Welcome, Guest. Please login or register.
Home Help Search Login Register

+  The Horror Drive-In
|-+  Horror Drive-In
| |-+  Drive In Theater By Night (Moderators: among736, RonClinton)
| | |-+  John Saul musing
« previous next »
Pages: [1] Print
Author Topic: John Saul musing  (Read 211 times)
markgunnells
Dead By Dawn
*****
Posts: 4134


View Profile Email
« on: April 13, 2017, 03:49:15 PM »

I was a casual reader of Saul. I didn't read all his books, and I wasn't a huge fan. His tales were a bit too formulaic and light on characterization for me...and yet once in a while I did enjoy picking up one of his books. I consider them the literary equivalent of B horror movies, and sometimes that just hits the spot. My favorites were Second Child and The Unwanted.

I was thinking about him today, and how he used to publish a book a year and was a real presence in the horror field (and a gay horror author, which inspired younger aspiring horror authors who happened to be gay like myself) but hasn't had anything out since 2009. I don't know that he made a formal announcement but it would seem he has retired from publishing.

Which sort of makes sense based on some interviews I read with him where it seems clear writing for him was a business, not a passion. He expressed that he had little interest in the horror and thriller genres in which he wrote, just that they were an easy sale. In fact, in an Advocate article it was revealed his partner is an uncredited collaborator (though the contracts for the books are in both men's names), actually coming up with ideas and outlining them and then leaving the actual writing to Saul. So if Saul saw the writing as just a money-making venture, with no real inner drive to create, it would make sense that if he got to a point where he knew the money he had would support the lifestyle he wanted for the rest of his life, there would be no reason to continue.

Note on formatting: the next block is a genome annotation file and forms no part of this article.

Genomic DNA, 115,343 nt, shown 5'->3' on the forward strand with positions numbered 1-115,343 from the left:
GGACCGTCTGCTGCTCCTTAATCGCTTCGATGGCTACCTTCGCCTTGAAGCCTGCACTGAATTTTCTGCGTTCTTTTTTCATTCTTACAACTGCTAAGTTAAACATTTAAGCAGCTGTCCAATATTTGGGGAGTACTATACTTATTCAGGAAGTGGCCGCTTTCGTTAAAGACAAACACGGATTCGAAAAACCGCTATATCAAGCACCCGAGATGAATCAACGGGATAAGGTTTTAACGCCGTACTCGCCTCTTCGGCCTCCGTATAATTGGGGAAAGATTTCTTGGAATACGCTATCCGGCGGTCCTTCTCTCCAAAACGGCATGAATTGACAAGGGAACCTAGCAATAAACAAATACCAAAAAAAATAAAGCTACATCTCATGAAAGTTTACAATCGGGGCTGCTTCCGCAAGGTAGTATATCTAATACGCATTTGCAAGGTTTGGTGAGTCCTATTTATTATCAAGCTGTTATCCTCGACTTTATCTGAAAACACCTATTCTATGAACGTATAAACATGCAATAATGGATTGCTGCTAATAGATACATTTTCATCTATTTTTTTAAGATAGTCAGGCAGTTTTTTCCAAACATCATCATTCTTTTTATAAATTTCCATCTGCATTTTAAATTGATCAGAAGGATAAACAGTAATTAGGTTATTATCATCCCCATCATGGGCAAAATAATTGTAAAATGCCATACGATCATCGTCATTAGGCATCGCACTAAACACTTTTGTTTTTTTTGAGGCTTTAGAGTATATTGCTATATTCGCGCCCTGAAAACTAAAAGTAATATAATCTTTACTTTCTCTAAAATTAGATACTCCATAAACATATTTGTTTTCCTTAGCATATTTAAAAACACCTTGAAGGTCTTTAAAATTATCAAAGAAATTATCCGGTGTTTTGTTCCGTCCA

I was just musing on this, how someone who was once, love him or hate him, a major name in the horror industry could just drop completely out of it. No real point I guess, just thinking out loud.

Anyone else have any thoughts on it?
« Last Edit: April 13, 2017, 03:50:51 PM by markgunnells » Logged
BrianKeene1
Triple Feature
***
Posts: 146


View Profile Email
« Reply #1 on: April 13, 2017, 04:01:49 PM »

Some people do see it as a business. I can't definitively speak to whether or not that was Saul's case, of course, but I know of others who have dropped out for that reason -- it is very, very hard to make a living this way year after year. Add to those concerns the stuff that has come with the rise of social media (humanity having instant access to you -- and fully half of humanity are dicks) and it's easy to ask yourself "Why am I doing this?"

There are also a number of people who just lost the passion for it, for various reasons -- William Schoell (who was a mass market titan back in the 80s/early 90s), Geoff Cooper, etc. Sometimes, they come back after some time away. Other times, they find they are happier without the muse. 
Logged
markgunnells
Dead By Dawn
*****
Posts: 4134


View Profile Email
« Reply #2 on: April 13, 2017, 04:08:32 PM »